Growing up in the Bay Area in addition to being the daughter of Indian immigrants, I understand the effect that STEM (Science, Technology, Engineering, Math) has on us. I’m born and raised in the Silicon Valley, home of so many tech companies and where girls are heavily encouraged to get involved with STEM.

"It’s supposed to make a lot of money," they say. I understand that while money is a very crucial factor in being successful, we often forget that there are so many majors and jobs for non-STEM majors out there. In the Indian community, we’re often asked, “So what type of engineering are you majoring in?” as if we’re not allowed to do anything else.

God forbid we choose to even major in business. I’ve heard comments such as, “What kind of business can you even learn in undergrad? It’s useless!”

I’ll admit, I’ve heard comments like that from my parents as well. They always question why I take humanities classes or put in so much effort and work into them. They expect that these classes are an easy A and don’t require as much work as my technical classes for my major, computer science.

This is the complete opposite. Every class is difficult in its own way and by being a STEM major, it can even make humanities classes harder for me as they are not my forte.

Humanities matter.

They help us build skills such as critical reading, writing, and communication, which are important in ANY field we choose to enter. They teach us critical thinking and reasoning and help us become informed citizens. They encourage us to think creatively and develop genuine connections with those around us.

While STEM classes definitely teach us how to think critically, they definitely do not teach us how to develop connections and communication skills with those around us, or at least not to the extent that humanities classes do. It is vital that we have both in our lives and we cannot dismiss humanities as less trivial than STEM, no matter what the salary might be when exiting college.

I am a political science minor, and even though it has the word “science” in it, it is definitely not considered a STEM class. Political science has taught me so much and while people always seem to be confused why I’m studying two completely different fields, political science and computer science together have given me the ability to advance my education.

Political science has informed me so much about what is happening around us. It is imperative that we know what is going on in our lives.

We can’t be sitting on our computers, just coding all day. We need a balance of both. Analyzing court cases and briefs, as well as hypothetical cases, is sort of like debugging. You think you got your code right, but in fact, there probably is a mistake and an alternate solution to it. You have to look at it over and over again, stare at it until you fix it. I love how political science and computer science are interconnected even though they seem like they are on opposite ends of the spectrum.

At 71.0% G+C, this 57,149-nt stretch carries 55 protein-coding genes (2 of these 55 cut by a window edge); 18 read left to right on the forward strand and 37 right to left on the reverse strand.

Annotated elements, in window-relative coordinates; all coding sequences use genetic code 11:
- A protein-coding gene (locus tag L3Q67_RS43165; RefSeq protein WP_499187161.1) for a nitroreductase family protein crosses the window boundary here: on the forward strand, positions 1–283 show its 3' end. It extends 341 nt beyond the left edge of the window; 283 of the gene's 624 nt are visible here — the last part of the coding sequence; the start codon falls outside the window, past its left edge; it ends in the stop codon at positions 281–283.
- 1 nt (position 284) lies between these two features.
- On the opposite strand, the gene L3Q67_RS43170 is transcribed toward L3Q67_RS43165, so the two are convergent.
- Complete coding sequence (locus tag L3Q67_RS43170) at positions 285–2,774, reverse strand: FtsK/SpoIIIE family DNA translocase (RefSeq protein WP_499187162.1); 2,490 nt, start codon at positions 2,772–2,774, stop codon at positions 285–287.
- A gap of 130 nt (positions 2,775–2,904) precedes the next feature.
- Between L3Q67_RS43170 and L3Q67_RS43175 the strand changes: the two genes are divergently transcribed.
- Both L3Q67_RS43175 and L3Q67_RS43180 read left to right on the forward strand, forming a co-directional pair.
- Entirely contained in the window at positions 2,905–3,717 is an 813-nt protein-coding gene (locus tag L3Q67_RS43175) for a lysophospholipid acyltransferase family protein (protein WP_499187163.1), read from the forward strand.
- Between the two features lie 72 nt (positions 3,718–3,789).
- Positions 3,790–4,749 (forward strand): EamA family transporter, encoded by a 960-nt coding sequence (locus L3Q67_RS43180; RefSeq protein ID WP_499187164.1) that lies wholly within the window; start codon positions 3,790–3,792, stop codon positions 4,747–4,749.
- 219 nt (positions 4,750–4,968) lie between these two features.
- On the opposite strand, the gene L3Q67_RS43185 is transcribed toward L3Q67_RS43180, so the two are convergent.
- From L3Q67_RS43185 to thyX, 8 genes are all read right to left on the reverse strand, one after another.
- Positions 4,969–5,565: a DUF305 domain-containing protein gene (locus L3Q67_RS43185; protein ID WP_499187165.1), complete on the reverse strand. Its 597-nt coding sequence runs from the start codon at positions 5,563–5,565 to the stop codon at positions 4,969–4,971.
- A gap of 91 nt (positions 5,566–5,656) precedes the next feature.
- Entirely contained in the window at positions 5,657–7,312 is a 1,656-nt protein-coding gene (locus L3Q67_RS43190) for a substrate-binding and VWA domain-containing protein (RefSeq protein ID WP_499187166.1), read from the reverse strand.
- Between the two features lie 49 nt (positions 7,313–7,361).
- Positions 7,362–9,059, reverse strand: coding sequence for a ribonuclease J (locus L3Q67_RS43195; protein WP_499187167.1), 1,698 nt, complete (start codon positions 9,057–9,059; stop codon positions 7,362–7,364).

Humanities matter. Just as much as STEM. I cannot stress that enough.

Cover Image Credit: Flickr

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The Series Of Emotions You Feel During Finals Week, Explained In Detail By 'Jersey Shore'

An accurate representation of typical college students feelings during finals week.

In honor of the legendary return of "Jersey Shore" and the fast approach of death week (AKA finals week), here is an accurate representation of the 9 of emotions every college student feels while prepping for exams. And for all of those who are still in the depression of missing DJ Pauly D being on campus… this one’s for you.

Emotion # 1: Procrastination

“Let’s get wastey-pants” - Snooki

Emotion # 2: Acceptance to start studying

“Hell has to be just like this.” - Vinny

Emotion #3: Struggling to understand the material

“I mean I know I’m not the brightest crayon in the box, but this isn’t rocket science." - Deena

Emotion # 4: Getting distracted and staring off into space thinking deeply about something totally unrelated to the subject your studying for

“I’m like, a pretty deep dude.” - The Situation

Emotion #5: Debating dropping out of college

“People should go to school at a bar.” - Deena

Emotion #6: Finally understanding the material

“Yeahhhh buddy” - Pauly D

Emotion #7: Realizing you were lying to yourself & don't understand it at all

"One step forward, two steps back." - Ronnie

Emotion #8: Nervousness to take the test

“I’m gonna turd in my pants” - Snooki

Emotion #9: Acceptance of potential failure

“Let’s do it!” - The Situation

The aftermath…

“I’m sorry I punched you in the face” - Sammi

... Also your exam

Cover Image Credit: toofab / YouTube